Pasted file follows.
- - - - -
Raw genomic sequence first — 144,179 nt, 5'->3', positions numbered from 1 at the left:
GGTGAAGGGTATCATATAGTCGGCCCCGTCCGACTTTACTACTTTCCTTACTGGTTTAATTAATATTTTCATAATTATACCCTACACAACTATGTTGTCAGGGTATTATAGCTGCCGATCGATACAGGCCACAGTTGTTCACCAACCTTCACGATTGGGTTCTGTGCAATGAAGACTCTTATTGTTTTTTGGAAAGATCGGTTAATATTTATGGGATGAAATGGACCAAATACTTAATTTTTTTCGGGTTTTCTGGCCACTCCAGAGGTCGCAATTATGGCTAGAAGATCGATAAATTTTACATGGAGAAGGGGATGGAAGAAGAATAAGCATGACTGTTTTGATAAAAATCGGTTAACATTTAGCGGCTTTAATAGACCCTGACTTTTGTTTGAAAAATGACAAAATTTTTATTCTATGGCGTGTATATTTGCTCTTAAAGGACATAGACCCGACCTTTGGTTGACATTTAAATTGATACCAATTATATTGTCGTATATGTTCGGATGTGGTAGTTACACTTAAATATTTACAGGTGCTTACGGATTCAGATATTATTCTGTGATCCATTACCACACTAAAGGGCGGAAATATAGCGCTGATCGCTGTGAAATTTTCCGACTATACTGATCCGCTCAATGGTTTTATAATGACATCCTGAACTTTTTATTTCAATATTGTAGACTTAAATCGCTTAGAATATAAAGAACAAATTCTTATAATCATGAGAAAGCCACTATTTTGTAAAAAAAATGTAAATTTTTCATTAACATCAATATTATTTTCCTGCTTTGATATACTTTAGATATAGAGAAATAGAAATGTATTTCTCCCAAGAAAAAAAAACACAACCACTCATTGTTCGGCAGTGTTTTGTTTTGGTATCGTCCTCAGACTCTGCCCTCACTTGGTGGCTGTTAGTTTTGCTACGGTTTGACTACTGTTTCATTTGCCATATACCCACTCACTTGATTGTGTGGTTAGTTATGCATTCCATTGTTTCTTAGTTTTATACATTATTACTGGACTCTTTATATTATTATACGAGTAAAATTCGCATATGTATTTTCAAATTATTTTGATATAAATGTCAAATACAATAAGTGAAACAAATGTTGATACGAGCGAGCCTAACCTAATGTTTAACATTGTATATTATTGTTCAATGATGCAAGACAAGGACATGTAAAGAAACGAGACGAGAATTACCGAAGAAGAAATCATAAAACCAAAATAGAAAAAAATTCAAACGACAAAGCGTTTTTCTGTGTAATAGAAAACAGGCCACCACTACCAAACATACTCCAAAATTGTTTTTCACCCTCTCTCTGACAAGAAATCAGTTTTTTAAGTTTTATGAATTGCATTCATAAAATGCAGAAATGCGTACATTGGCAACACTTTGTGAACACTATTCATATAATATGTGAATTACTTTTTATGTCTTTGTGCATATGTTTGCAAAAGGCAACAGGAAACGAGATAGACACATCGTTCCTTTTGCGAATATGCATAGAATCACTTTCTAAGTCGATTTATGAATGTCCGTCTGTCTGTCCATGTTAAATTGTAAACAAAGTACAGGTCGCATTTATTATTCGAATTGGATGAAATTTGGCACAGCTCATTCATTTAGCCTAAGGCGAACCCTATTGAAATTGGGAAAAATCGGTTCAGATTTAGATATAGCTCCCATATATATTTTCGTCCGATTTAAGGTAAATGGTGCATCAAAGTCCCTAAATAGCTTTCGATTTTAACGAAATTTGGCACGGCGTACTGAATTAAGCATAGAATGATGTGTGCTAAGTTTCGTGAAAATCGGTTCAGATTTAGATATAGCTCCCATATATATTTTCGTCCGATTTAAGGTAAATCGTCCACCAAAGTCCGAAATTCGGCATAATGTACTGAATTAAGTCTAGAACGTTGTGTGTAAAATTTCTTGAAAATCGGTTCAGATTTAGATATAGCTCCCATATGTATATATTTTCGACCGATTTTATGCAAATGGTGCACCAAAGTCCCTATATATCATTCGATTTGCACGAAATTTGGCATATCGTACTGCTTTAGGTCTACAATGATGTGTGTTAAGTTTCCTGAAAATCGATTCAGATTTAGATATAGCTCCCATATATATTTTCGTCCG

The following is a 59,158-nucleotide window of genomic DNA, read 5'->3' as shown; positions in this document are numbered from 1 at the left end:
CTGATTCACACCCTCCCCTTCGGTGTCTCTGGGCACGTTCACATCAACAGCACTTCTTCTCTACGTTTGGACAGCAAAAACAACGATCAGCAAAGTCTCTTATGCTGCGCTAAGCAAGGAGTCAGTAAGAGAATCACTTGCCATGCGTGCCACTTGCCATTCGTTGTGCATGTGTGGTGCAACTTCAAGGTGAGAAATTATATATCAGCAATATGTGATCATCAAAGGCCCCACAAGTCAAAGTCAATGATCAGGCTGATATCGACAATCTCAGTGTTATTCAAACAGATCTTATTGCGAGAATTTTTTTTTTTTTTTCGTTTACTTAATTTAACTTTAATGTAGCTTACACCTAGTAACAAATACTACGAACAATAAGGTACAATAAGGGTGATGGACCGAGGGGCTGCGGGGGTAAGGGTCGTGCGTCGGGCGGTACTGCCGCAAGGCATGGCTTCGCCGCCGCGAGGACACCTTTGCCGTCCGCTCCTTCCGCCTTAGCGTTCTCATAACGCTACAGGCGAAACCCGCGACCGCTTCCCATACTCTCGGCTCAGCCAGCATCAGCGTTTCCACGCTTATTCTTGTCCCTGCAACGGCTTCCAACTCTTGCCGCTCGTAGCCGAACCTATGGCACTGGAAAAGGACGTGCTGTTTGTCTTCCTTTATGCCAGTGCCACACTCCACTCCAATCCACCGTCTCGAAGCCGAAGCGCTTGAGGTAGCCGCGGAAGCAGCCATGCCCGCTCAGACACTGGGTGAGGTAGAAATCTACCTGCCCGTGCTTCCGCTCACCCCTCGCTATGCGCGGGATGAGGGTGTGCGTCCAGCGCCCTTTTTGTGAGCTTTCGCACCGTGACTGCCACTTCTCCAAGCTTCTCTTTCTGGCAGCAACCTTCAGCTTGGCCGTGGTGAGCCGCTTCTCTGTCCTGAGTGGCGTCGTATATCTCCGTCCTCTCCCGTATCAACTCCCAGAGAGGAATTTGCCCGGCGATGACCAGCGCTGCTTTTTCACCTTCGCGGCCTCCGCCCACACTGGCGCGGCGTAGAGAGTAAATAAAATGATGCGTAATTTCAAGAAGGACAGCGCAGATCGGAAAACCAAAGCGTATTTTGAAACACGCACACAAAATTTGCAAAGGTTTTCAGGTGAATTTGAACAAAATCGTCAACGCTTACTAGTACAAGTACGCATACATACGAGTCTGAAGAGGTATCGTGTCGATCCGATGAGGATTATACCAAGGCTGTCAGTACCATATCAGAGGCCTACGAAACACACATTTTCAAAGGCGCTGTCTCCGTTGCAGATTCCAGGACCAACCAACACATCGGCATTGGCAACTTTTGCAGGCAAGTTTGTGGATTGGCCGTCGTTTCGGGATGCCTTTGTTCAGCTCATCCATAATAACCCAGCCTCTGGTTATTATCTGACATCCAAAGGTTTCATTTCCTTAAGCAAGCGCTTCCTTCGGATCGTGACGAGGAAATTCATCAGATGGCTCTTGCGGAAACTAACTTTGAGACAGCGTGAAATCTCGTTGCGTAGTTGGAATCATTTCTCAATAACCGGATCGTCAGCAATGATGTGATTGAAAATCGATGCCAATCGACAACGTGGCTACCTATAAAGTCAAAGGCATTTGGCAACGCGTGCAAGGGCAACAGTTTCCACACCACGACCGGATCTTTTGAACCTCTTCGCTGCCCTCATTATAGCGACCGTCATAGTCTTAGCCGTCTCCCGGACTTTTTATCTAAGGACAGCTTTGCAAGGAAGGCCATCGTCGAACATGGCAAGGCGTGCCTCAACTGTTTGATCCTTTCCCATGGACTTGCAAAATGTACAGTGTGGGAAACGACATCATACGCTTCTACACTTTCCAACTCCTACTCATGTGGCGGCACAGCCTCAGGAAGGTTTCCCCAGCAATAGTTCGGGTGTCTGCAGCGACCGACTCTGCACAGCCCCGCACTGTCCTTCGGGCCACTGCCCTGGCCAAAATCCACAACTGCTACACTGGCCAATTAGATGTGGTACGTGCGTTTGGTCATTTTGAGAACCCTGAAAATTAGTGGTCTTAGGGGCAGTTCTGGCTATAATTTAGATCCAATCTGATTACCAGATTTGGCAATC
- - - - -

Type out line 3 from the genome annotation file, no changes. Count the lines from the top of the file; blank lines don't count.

The following is a 59,158-nucleotide window of genomic DNA, read 5'->3' as shown; positions in this document are numbered from 1 at the left end: